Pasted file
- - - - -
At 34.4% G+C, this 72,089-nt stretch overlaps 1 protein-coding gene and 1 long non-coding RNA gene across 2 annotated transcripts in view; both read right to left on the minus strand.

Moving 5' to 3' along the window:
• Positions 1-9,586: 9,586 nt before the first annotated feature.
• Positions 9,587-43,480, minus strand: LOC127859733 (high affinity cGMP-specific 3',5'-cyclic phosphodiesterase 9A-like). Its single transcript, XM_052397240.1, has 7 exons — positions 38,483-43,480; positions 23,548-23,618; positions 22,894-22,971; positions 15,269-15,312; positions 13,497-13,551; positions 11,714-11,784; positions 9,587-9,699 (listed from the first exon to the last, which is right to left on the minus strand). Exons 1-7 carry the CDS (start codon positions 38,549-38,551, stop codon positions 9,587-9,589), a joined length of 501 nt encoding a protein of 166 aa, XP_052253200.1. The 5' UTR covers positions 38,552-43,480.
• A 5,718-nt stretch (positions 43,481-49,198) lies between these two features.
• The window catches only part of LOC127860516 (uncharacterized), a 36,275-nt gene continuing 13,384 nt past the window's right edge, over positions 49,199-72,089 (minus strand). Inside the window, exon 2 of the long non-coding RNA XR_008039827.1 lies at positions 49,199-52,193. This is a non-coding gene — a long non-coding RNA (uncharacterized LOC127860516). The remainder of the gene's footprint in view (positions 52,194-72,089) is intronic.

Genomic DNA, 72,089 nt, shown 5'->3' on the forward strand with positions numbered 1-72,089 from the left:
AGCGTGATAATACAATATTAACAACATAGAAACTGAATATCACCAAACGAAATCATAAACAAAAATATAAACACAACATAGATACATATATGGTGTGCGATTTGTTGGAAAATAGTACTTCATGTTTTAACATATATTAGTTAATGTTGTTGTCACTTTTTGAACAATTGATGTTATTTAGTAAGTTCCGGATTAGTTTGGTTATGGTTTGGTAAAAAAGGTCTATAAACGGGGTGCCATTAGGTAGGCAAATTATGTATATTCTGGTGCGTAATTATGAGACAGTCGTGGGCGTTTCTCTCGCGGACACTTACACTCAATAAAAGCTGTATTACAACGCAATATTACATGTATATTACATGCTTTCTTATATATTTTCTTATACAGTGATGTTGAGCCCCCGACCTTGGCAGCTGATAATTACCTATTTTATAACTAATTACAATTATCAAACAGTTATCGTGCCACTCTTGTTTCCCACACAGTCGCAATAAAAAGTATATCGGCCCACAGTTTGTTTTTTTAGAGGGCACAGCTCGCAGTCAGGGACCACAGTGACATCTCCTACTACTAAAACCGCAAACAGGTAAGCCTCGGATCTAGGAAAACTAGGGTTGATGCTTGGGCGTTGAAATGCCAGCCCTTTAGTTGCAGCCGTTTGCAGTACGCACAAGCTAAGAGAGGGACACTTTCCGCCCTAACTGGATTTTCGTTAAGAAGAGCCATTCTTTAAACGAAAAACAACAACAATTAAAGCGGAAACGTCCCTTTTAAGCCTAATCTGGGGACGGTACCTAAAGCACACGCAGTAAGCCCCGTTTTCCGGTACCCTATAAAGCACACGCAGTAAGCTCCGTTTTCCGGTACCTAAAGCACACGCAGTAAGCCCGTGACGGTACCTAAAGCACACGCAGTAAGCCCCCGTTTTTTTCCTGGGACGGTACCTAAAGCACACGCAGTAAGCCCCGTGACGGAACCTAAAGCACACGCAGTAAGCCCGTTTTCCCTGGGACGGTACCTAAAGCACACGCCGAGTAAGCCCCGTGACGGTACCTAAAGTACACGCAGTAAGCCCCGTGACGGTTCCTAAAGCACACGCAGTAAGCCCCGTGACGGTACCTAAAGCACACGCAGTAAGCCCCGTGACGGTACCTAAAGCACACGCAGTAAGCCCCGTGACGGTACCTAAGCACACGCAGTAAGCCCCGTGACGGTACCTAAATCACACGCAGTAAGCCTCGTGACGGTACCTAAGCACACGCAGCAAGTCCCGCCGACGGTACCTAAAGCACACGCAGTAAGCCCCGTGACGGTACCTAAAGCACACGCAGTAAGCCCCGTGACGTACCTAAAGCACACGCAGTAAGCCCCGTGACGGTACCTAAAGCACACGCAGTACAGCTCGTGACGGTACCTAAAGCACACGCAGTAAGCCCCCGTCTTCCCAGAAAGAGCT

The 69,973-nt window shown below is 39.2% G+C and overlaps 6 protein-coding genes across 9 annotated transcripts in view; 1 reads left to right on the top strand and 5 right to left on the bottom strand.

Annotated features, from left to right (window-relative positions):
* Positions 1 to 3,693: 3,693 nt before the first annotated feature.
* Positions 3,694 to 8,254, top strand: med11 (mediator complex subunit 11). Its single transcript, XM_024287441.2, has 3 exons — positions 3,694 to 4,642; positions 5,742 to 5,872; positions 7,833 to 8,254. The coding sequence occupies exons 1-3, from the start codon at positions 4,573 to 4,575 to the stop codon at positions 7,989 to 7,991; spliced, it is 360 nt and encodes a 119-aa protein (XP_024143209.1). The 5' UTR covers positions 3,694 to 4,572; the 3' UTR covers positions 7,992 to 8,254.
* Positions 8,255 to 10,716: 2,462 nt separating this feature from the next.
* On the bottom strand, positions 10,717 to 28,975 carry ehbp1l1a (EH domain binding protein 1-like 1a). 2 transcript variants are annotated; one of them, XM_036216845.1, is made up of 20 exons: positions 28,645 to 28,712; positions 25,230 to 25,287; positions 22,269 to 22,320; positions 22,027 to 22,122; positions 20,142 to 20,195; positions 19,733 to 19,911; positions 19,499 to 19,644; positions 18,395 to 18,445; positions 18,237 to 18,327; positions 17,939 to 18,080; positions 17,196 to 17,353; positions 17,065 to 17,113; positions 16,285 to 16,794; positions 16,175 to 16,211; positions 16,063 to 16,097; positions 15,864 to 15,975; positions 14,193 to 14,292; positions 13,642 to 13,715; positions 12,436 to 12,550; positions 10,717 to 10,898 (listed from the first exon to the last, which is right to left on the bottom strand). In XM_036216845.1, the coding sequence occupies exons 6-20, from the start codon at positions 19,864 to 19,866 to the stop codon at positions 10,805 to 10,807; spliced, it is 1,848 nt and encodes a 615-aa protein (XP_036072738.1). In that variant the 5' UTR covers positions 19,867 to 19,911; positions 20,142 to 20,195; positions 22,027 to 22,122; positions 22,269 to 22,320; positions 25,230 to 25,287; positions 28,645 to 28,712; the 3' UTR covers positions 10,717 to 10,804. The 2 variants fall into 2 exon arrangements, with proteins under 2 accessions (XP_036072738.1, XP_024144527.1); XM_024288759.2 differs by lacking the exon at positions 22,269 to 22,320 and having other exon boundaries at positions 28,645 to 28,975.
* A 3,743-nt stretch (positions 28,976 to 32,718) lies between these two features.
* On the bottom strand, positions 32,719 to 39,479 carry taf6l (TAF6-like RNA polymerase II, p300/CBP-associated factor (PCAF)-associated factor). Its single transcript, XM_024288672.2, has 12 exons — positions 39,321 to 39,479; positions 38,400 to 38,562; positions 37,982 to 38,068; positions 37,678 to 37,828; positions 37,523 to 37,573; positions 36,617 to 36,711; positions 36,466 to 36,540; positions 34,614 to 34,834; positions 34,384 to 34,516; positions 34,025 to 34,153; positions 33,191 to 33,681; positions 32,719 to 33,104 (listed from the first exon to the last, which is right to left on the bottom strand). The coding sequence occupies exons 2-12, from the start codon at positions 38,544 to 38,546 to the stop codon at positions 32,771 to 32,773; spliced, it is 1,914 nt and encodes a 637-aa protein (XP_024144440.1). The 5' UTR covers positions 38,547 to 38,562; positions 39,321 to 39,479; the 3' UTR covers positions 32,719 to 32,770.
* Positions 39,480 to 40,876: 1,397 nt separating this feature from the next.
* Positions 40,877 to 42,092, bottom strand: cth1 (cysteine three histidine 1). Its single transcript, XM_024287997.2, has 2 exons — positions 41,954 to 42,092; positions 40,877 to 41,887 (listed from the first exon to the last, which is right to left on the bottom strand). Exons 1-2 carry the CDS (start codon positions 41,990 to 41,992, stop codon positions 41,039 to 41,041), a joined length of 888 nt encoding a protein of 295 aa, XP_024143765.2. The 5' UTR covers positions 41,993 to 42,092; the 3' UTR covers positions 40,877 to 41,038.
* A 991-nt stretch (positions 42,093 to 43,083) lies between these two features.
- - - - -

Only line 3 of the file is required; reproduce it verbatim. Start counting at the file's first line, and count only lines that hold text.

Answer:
• Positions 1-9,586: 9,586 nt before the first annotated feature.